Hong Kong police on Wednesday arrested pro-democracy protesters, some of whom scrambled up a monument symbolizing the city’s handover from British to Chinese rule, a day before Chinese President Xi Jinping is due to arrive today for the celebrations.
Hong Kong marks the July 1, 1997, handover on Saturday, amid calls for democracy and fears of creeping influence of Communist Party leaders in Beijing undermining the “one country, two systems” formula under which it operates.
The city is under lockdown, with a massive security presence expected for Xi’s arrival on Thursday.
About 30 protesters, including student protest leader Joshua Wong, gathered at the six-meter “Forever Blooming Golden Bauhinia” statue on the Wan Chai waterfront, a gift to Hong Kong from China, in front of the Chinese national flag and hundreds of perplexed Chinese tourists.
The sweet-smelling bauhinia is the official Hong Kong emblem.
They unfurled a black banner demanding full democracy for the city and the unconditional release of Nobel Peace Prize winning activist Liu Xiaobo, who was recently diagnosed with terminal liver cancer.
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“Democracy now. Free Liu Xiaobo,” the protesters shouted. “We do not want Xi Jinping. We want Liu Xiaobo.”
Xi is due to arrive on Thursday afternoon and make a speech before joining celebrations to mark the handover on Saturday, when he will also swear in the city’s next and first female leader, Carrie Lam Cheng-Yuet-ngor.
Police said the demonstrators, including Wong who helped lead the 2014 Occupy street protests that blocked key streets for 79 days, were arrested for causing a public nuisance.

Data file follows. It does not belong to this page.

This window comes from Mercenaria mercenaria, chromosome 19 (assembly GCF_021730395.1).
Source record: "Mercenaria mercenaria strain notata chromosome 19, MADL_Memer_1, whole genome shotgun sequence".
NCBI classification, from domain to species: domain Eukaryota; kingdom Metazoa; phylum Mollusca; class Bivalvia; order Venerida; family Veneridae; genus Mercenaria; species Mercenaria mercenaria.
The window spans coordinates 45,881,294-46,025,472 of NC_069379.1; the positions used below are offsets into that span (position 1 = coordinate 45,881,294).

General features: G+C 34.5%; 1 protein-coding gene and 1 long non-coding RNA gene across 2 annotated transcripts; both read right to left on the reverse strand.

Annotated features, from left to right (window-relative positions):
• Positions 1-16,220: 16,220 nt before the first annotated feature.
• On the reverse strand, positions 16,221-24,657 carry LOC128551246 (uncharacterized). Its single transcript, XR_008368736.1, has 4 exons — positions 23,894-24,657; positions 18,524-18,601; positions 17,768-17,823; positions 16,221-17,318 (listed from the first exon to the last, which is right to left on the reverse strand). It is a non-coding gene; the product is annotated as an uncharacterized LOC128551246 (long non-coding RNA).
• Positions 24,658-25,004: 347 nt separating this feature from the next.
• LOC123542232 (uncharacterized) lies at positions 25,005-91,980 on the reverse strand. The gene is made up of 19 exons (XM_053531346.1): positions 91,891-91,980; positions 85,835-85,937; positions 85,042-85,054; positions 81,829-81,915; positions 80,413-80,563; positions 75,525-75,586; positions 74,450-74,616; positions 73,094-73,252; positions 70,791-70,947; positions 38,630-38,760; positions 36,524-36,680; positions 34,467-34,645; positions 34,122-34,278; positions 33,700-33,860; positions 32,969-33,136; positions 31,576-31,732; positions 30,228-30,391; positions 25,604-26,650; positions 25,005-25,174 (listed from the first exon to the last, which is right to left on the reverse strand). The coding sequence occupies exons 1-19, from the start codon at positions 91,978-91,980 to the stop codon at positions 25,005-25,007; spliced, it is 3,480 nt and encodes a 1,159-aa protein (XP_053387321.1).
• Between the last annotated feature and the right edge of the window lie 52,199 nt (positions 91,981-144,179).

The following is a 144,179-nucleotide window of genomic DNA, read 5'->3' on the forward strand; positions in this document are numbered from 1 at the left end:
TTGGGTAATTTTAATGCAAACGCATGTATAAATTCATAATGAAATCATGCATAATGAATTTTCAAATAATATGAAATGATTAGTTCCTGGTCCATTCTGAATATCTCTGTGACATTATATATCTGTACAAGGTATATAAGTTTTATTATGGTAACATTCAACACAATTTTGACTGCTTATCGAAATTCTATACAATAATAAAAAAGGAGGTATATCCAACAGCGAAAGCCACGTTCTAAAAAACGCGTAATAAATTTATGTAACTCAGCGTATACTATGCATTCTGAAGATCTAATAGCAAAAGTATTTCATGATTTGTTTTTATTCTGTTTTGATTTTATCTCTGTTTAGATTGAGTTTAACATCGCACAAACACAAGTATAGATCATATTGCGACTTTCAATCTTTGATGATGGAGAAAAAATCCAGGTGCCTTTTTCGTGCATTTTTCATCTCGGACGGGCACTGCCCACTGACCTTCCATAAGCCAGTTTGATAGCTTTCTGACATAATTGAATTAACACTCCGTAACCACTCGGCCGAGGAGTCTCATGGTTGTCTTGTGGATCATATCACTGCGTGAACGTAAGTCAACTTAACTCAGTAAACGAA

“We want to tell Xi Jinping that Hong Kong‘s prosperity is just a facade,” Wong shouted into a microphone as he sat at the foot of the statue. “When democracy is not in sight, we need to take action to confront this system.
“Before the visit of Xi Jinping, it is time to urge the Chinese president, a hardliner, to release Liu Xiaobo.”
Four policemen carried Wong by all four limbs into a police van as he shouted: “Hong Kong people, don’t give up. Protest on July 1!”
Right next to the statue, staff were making preparations for the celebrations and lining up hundreds of chairs for guests to observe the flag-raising ceremony on Saturday.
A couple of hundred Chinese tourists, gathered for the sunset flag-lowering ceremony, looked confused as they took photos of the protest before the area was cordoned off by the police.
Many asked each other, “Who is Liu Xiaobo?” “It will be the 20th anniversary of the handover. Foreigners will be watching. This is not good for the image of Hong Kong,” said a 58-year-old tourist from the southern Hainan province.
Tens of thousands are expected to join an annual pro-democracy demonstration on Saturday.
Hong Kong people must remember their responsibility in running a successful Hong Kong to show to other that they are capable and knowledgeable to run their SAR. If they fail in bringing peace and prosperity they have nobody to blame except themselves. They should not spent all their time in unproductive protesting just because they suspect someone will steal their freedom. They talk so much about their democratic up bringing, where is the beef if their social and economic rating keep coming down under their care.
There are real people working step by step paving the groundwork to a more democratic nation even if they don’t hang democracy on their lips all the time.
Then there’s naieve, hormone driven clueless youths shouting in the streets about democracy.
China should realese all other democracy dissedents presently in jail including Guo Quan, Liu Xiaobo, etc. because the law used to criminalize them is unconstitutional, specifically Article 105 of the Chinese Criminal Law, which (Article 105) is in direct conflict with the Article 79 of the Chinese constitution.
Do you support the Communist Party of China to rule China forever?
If those people you referred to do exist, how do you know their existence since they do not hang democracy on their lips?
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